Why You Should Try a Tiling Window Manager

What is a tiling window manager?

Window managers control the placement and appearance of programs on your screen.

Most popular window managers are what are called “compositing window managers,” which is what you are using by default in Microsoft Windows, OSX, Gnome, and KDE. They use the desktop metaphor, where each program is treated like a re-sizable piece of paper. You can move them around freely, change their size, and cause them to overlap.

In contrast, a tiling window manager is more like a well-organized drawer than a desk. The entire surface is divided into non-overlapping buckets where windows are displayed. If you’ve used pretty much any IDE, like Eclipse or Visual Studio, or a terminal multiplexer, like screen or tmux, you’re already familiar with this approach.

Why should I use one?

They’re efficient

Unlike most popular compositing window managers, tiling window managers really make an attempt at managing your windows for you. Instead of having you constantly reorganize the individual windows on your screen, you specify at a high level how you want windows to be placed and the window manager does it for you. New windows are intelligently placed based on the high-level directives you’ve already given.

Tiling also lends itself well to really efficient keyboard shortcuts. Because there’s an unambiguous arrangement, you can quickly do things like switch focus to the window immediately to the left, right, top, or bottom, as opposed to most compositing window managers where the best keyboard option is Alt-Tabbing through a linear list of all your windows:

They scale

With innovative features like tags (Awesome) and nested workspaces (ion3/notion), it’s possible to sanely deal with huge numbers of windows and workflows. You’re able to group and manipulate windows together in more sophisticated ways than you can in traditional window managers that limit operations to all instances of a single application or everything on a virtual desktop.

They’re customizable

Most tiling window managers are written by developers for developers. They tend to provide rich, well-documented APIs that expose hooks for everything you could want.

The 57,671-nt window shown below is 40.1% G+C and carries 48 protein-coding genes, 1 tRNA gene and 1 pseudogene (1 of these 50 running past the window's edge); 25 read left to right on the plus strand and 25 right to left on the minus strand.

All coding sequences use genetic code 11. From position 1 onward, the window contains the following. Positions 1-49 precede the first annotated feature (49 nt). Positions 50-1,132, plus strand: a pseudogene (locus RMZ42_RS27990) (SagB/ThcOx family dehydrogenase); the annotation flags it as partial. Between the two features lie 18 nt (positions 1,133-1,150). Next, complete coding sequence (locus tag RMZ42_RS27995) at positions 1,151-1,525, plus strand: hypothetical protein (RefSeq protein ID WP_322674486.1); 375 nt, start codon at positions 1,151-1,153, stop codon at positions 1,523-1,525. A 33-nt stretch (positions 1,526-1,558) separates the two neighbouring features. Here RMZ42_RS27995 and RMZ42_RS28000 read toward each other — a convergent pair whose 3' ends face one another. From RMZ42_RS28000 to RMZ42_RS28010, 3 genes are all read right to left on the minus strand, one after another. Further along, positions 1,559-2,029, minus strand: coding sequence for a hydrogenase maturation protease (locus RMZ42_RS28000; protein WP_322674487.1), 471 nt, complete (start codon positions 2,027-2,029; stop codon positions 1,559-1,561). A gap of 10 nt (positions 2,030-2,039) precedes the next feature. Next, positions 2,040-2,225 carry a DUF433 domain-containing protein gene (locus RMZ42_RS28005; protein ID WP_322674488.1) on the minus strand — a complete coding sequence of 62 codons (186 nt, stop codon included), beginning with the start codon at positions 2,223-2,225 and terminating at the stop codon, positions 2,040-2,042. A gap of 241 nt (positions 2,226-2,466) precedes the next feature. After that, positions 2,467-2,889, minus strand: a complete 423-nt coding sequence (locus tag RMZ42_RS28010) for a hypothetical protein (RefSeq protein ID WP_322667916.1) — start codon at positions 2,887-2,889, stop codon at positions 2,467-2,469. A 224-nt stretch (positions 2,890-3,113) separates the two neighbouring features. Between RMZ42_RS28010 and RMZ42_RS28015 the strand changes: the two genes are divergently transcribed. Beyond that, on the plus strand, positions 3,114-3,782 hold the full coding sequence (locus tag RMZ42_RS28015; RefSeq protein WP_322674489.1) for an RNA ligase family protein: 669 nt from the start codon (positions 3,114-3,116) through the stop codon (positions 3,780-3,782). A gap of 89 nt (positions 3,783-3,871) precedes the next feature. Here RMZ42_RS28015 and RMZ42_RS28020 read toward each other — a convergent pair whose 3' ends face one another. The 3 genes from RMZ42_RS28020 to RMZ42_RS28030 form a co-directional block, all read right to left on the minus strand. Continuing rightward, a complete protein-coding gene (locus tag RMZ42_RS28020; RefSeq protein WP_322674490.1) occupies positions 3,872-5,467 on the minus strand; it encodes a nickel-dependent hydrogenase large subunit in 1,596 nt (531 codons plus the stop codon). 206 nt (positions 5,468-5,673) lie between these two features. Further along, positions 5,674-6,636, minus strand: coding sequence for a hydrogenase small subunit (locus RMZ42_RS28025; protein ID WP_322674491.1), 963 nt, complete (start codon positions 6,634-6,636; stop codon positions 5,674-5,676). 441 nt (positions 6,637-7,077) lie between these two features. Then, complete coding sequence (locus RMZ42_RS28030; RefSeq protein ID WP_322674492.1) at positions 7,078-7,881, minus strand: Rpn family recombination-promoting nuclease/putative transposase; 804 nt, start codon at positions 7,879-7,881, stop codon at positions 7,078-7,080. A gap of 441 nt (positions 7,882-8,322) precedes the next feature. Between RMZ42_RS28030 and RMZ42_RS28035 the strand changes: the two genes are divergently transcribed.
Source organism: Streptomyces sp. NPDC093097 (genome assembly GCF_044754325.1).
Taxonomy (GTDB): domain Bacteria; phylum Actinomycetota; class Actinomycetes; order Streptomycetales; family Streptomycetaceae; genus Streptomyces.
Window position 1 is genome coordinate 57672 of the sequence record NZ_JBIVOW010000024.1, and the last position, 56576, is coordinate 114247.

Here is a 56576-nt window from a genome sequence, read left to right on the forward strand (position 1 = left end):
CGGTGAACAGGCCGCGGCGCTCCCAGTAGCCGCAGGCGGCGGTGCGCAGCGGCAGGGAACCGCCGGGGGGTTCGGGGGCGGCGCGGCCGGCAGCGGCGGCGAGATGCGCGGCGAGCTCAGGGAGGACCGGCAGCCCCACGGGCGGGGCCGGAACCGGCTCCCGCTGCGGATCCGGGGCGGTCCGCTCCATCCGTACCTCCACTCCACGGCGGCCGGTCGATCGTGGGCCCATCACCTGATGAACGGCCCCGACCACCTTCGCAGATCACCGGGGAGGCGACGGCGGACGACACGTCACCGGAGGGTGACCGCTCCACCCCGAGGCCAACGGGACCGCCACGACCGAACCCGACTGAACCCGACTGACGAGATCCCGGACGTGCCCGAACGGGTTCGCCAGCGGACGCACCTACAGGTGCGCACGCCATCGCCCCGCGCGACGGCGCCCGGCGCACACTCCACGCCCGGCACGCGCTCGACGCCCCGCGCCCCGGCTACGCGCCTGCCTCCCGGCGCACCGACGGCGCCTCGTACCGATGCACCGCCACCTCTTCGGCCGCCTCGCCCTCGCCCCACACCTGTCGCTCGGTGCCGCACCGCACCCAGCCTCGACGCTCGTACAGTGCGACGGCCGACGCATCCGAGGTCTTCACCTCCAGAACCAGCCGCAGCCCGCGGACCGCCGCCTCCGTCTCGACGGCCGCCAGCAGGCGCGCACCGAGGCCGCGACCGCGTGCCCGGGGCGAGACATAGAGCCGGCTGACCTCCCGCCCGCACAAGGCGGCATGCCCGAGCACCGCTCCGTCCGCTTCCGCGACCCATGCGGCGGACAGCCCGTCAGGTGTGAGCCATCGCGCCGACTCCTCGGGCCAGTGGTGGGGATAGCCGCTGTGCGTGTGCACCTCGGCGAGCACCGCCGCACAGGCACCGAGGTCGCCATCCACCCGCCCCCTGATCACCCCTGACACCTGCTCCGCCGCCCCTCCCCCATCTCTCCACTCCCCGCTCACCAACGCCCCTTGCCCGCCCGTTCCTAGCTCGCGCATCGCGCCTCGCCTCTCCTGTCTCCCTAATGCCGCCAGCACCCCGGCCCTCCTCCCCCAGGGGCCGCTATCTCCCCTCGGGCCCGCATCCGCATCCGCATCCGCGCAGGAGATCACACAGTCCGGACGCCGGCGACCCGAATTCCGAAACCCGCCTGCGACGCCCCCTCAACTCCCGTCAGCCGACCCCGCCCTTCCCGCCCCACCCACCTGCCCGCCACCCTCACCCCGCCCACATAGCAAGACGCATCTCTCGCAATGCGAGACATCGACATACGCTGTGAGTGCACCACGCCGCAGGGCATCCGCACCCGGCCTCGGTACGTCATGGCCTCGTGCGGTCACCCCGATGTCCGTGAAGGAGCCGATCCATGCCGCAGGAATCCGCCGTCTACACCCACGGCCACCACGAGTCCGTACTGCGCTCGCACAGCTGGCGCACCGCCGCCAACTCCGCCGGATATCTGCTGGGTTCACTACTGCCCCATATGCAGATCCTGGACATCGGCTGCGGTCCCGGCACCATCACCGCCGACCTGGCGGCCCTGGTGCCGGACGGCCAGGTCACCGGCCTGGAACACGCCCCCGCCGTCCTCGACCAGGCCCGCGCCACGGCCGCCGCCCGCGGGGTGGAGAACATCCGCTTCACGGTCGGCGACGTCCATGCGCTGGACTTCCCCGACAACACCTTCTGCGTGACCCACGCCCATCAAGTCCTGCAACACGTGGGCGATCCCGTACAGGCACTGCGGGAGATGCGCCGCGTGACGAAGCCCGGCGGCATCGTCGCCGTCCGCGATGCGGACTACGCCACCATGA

Which one should I use?

There are a number popular tiling window managers to choose from, but the most popular (based my totally unscientific polling) are:

My preferred window manager is notion and it’s what I recommend for anyone wanting to dip their toes into the world of tiling window managers. The main reasons I suggest it are:

  • Like most of the other options, it’s designed for keyboard use, but it has the best mouse support. You can resize frames, move windows across frames, and access context menus in the expected ways with the mouse. Eventually, you probably will stop relying on these things and do everything with the keyboard, but it really makes the transition easier.

  • Multiple applications can be put into the same frame and are made into tabs. This is possible with some tweaks to the others, most notably xmonad, but it’s built-in with notion and there are great shortcuts for switching between tabs. Do you remember what a revelation it was when tabbed browsing was introduced? Having the ability to use tabs to group and switch between heterogeneous applications is equally incredible.

  • It’s very stable. I’m still using 3 year old builds of ion3 on some of my machines and I never have any problems.

As of Ubuntu 12.10, you can simply apt-get install notion to install it. It’s also available in the repositories of a number of other distributions.

In some follow-up posts, I’m going to detail the tweaks that I’ve made to my notion configuration to improve my workflow.